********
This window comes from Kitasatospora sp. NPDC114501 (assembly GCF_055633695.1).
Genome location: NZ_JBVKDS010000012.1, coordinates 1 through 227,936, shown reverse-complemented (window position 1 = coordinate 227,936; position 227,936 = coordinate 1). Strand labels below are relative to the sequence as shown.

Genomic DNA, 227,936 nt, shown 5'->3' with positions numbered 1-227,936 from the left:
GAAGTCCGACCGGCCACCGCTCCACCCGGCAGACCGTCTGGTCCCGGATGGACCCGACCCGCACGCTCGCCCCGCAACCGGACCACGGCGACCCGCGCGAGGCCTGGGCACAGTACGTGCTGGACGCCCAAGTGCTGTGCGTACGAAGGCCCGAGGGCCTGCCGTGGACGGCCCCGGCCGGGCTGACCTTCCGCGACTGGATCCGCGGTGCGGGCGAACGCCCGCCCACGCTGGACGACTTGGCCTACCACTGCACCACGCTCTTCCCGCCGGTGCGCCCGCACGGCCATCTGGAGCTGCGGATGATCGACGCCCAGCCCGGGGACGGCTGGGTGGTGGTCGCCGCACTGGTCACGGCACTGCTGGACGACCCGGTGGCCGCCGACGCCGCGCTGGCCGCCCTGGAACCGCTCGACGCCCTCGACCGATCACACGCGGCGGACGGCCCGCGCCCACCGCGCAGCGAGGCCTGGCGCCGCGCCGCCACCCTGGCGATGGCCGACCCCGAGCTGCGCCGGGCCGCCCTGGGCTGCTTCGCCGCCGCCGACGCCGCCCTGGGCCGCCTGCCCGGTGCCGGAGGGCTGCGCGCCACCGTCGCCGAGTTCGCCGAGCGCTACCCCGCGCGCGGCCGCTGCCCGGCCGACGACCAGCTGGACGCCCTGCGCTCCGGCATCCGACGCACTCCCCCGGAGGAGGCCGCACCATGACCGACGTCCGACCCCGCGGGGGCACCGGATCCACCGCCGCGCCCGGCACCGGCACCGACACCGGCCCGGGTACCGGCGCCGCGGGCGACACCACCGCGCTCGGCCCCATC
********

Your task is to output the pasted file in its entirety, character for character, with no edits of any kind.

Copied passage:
This window comes from Kitasatospora sp. NPDC114501 (assembly GCF_055633695.1).
Genome location: NZ_JBVKDS010000012.1, coordinates 1 through 227,936, shown reverse-complemented (window position 1 = coordinate 227,936; position 227,936 = coordinate 1). Strand labels below are relative to the sequence as shown.

Genomic DNA, 227,936 nt, shown 5'->3' with positions numbered 1-227,936 from the left:
GAAGTCCGACCGGCCACCGCTCCACCCGGCAGACCGTCTGGTCCCGGATGGACCCGACCCGCACGCTCGCCCCGCAACCGGACCACGGCGACCCGCGCGAGGCCTGGGCACAGTACGTGCTGGACGCCCAAGTGCTGTGCGTACGAAGGCCCGAGGGCCTGCCGTGGACGGCCCCGGCCGGGCTGACCTTCCGCGACTGGATCCGCGGTGCGGGCGAACGCCCGCCCACGCTGGACGACTTGGCCTACCACTGCACCACGCTCTTCCCGCCGGTGCGCCCGCACGGCCATCTGGAGCTGCGGATGATCGACGCCCAGCCCGGGGACGGCTGGGTGGTGGTCGCCGCACTGGTCACGGCACTGCTGGACGACCCGGTGGCCGCCGACGCCGCGCTGGCCGCCCTGGAACCGCTCGACGCCCTCGACCGATCACACGCGGCGGACGGCCCGCGCCCACCGCGCAGCGAGGCCTGGCGCCGCGCCGCCACCCTGGCGATGGCCGACCCCGAGCTGCGCCGGGCCGCCCTGGGCTGCTTCGCCGCCGCCGACGCCGCCCTGGGCCGCCTGCCCGGTGCCGGAGGGCTGCGCGCCACCGTCGCCGAGTTCGCCGAGCGCTACCCCGCGCGCGGCCGCTGCCCGGCCGACGACCAGCTGGACGCCCTGCGCTCCGGCATCCGACGCACTCCCCCGGAGGAGGCCGCACCATGACCGACGTCCGACCCCGCGGGGGCACCGGATCCACCGCCGCGCCCGGCACCGGCACCGACACCGGCCCGGGTACCGGCGCCGCGGGCGACACCACCGCGCTCGGCCCCATC